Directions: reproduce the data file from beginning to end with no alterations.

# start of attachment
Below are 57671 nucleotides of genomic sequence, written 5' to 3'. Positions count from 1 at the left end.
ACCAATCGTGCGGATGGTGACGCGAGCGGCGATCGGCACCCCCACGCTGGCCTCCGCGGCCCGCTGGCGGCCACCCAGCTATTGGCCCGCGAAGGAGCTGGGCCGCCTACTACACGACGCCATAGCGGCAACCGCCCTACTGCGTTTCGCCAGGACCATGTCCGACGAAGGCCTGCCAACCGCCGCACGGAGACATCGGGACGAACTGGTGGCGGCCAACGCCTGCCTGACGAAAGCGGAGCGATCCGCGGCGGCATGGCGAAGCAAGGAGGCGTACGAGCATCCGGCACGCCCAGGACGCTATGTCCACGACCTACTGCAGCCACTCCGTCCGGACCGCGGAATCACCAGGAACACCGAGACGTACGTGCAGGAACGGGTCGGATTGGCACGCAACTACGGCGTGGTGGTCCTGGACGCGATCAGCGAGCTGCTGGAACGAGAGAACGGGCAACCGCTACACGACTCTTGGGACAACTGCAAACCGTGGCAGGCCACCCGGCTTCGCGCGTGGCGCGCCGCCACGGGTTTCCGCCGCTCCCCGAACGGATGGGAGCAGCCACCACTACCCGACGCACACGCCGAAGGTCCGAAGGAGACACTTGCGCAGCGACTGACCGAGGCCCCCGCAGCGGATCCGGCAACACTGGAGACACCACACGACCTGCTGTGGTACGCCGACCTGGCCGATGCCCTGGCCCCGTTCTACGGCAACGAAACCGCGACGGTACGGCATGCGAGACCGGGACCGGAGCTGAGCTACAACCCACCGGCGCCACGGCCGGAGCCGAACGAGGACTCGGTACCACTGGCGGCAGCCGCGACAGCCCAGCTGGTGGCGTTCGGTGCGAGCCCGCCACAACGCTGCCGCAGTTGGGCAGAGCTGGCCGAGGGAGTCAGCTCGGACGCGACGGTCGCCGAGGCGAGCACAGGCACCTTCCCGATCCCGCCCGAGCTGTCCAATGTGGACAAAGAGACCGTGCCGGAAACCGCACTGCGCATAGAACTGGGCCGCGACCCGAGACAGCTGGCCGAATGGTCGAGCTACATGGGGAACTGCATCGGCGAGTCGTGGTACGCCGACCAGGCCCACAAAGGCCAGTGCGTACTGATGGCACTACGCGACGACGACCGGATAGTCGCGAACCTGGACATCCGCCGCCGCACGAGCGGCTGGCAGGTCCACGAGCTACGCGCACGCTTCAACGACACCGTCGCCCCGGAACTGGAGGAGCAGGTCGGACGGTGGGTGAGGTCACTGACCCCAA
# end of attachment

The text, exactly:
Below are 57671 nucleotides of genomic sequence, written 5' to 3'. Positions count from 1 at the left end.
ACCAATCGTGCGGATGGTGACGCGAGCGGCGATCGGCACCCCCACGCTGGCCTCCGCGGCCCGCTGGCGGCCACCCAGCTATTGGCCCGCGAAGGAGCTGGGCCGCCTACTACACGACGCCATAGCGGCAACCGCCCTACTGCGTTTCGCCAGGACCATGTCCGACGAAGGCCTGCCAACCGCCGCACGGAGACATCGGGACGAACTGGTGGCGGCCAACGCCTGCCTGACGAAAGCGGAGCGATCCGCGGCGGCATGGCGAAGCAAGGAGGCGTACGAGCATCCGGCACGCCCAGGACGCTATGTCCACGACCTACTGCAGCCACTCCGTCCGGACCGCGGAATCACCAGGAACACCGAGACGTACGTGCAGGAACGGGTCGGATTGGCACGCAACTACGGCGTGGTGGTCCTGGACGCGATCAGCGAGCTGCTGGAACGAGAGAACGGGCAACCGCTACACGACTCTTGGGACAACTGCAAACCGTGGCAGGCCACCCGGCTTCGCGCGTGGCGCGCCGCCACGGGTTTCCGCCGCTCCCCGAACGGATGGGAGCAGCCACCACTACCCGACGCACACGCCGAAGGTCCGAAGGAGACACTTGCGCAGCGACTGACCGAGGCCCCCGCAGCGGATCCGGCAACACTGGAGACACCACACGACCTGCTGTGGTACGCCGACCTGGCCGATGCCCTGGCCCCGTTCTACGGCAACGAAACCGCGACGGTACGGCATGCGAGACCGGGACCGGAGCTGAGCTACAACCCACCGGCGCCACGGCCGGAGCCGAACGAGGACTCGGTACCACTGGCGGCAGCCGCGACAGCCCAGCTGGTGGCGTTCGGTGCGAGCCCGCCACAACGCTGCCGCAGTTGGGCAGAGCTGGCCGAGGGAGTCAGCTCGGACGCGACGGTCGCCGAGGCGAGCACAGGCACCTTCCCGATCCCGCCCGAGCTGTCCAATGTGGACAAAGAGACCGTGCCGGAAACCGCACTGCGCATAGAACTGGGCCGCGACCCGAGACAGCTGGCCGAATGGTCGAGCTACATGGGGAACTGCATCGGCGAGTCGTGGTACGCCGACCAGGCCCACAAAGGCCAGTGCGTACTGATGGCACTACGCGACGACGACCGGATAGTCGCGAACCTGGACATCCGCCGCCGCACGAGCGGCTGGCAGGTCCACGAGCTACGCGCACGCTTCAACGACACCGTCGCCCCGGAACTGGAGGAGCAGGTCGGACGGTGGGTGAGGTCACTGACCCCAA